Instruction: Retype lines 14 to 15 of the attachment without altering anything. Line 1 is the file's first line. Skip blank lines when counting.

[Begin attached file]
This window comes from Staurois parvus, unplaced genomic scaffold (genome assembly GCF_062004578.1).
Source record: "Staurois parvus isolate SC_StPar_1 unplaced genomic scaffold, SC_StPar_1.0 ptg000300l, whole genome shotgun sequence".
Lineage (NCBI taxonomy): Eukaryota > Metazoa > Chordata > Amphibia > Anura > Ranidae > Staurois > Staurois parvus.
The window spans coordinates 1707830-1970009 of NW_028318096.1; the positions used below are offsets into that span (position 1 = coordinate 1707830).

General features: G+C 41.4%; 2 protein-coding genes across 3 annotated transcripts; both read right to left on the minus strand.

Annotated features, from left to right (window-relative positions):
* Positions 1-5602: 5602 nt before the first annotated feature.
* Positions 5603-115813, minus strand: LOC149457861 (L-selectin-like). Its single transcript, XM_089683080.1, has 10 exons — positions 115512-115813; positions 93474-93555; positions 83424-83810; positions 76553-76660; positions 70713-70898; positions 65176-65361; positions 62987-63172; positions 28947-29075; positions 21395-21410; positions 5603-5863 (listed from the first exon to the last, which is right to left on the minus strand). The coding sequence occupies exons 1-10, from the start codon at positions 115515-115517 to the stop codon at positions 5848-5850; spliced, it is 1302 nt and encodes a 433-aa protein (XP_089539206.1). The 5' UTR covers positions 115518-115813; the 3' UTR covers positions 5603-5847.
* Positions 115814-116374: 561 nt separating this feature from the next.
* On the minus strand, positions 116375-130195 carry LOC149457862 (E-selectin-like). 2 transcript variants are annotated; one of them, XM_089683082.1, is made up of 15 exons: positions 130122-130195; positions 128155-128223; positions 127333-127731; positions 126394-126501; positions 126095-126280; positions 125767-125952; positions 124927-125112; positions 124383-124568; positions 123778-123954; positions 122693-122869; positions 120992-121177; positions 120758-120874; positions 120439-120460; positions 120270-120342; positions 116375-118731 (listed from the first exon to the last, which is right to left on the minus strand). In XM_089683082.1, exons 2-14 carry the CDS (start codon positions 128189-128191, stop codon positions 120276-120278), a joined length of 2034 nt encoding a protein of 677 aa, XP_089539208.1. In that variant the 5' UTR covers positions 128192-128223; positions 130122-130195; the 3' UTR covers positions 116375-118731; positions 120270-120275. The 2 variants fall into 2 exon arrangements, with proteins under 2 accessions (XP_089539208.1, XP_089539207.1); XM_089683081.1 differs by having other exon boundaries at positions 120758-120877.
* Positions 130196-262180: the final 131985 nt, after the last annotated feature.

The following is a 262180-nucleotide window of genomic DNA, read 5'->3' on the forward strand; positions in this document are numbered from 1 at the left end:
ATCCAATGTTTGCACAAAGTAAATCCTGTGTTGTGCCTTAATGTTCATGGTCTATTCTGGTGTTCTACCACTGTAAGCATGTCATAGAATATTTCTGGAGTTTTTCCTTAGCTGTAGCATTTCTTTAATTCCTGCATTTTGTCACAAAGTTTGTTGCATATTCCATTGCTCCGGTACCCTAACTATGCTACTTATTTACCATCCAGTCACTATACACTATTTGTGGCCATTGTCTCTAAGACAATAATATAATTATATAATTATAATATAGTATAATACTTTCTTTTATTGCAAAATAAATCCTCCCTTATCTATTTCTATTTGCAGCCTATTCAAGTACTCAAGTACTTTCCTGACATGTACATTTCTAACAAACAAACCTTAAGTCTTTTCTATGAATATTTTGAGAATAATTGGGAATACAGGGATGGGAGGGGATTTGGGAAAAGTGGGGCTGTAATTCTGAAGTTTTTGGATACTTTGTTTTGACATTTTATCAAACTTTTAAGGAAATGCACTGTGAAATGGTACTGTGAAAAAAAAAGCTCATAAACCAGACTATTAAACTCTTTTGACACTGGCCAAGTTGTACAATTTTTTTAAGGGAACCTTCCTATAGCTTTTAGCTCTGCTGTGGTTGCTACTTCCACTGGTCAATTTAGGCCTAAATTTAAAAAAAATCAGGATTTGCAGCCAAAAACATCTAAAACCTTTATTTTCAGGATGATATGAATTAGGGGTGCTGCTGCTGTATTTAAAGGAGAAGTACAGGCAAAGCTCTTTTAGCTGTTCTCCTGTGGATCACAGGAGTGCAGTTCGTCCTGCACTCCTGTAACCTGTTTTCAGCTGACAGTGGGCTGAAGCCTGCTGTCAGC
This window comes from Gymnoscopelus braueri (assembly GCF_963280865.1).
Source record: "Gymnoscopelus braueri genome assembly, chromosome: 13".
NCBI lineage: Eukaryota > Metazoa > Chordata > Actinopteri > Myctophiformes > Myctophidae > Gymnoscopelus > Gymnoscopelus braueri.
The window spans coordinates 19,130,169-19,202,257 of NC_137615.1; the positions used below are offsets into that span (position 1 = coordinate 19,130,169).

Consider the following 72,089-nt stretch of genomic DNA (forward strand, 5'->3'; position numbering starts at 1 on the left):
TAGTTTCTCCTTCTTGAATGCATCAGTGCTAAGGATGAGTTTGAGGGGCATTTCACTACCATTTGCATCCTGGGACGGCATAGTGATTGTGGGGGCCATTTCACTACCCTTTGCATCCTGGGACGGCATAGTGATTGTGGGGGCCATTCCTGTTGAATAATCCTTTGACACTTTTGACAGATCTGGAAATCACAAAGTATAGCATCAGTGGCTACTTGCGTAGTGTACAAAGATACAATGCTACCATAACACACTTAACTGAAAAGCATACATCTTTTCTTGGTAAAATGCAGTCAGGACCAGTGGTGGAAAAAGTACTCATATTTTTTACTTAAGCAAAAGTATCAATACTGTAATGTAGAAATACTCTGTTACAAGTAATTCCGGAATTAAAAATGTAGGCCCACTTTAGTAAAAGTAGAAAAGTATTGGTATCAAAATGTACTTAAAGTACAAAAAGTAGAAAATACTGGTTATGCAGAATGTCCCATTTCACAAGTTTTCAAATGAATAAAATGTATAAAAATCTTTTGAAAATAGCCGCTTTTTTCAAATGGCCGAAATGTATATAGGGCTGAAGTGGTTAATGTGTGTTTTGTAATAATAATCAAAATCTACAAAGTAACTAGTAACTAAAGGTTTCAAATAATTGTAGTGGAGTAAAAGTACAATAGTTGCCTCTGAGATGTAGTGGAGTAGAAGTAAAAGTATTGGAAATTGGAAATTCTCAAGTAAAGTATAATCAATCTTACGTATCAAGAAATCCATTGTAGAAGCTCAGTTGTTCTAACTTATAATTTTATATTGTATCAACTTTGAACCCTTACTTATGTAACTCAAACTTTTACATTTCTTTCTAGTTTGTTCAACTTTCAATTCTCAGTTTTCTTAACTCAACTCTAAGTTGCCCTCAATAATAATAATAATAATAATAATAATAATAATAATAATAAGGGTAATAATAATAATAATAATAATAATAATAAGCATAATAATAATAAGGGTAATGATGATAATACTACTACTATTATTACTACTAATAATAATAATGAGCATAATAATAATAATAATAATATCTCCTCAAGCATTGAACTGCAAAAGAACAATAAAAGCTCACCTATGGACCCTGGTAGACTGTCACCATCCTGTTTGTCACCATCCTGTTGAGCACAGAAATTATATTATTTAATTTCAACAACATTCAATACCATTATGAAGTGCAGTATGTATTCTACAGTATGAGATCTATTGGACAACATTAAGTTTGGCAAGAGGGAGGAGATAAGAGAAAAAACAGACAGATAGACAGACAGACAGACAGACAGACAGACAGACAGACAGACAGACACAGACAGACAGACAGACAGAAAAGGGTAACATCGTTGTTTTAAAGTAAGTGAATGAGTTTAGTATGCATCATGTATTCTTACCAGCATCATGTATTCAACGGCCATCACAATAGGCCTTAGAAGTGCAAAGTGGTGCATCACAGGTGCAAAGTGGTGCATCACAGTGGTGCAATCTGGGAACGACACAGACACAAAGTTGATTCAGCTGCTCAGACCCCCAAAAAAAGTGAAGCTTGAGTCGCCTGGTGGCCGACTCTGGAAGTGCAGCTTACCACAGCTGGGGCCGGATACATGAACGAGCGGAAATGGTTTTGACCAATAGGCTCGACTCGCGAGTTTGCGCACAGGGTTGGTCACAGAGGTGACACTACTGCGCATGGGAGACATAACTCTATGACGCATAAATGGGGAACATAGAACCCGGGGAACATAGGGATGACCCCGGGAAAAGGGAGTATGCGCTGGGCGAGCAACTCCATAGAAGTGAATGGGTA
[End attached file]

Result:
This window comes from Gymnoscopelus braueri (assembly GCF_963280865.1).
Source record: "Gymnoscopelus braueri genome assembly, chromosome: 13".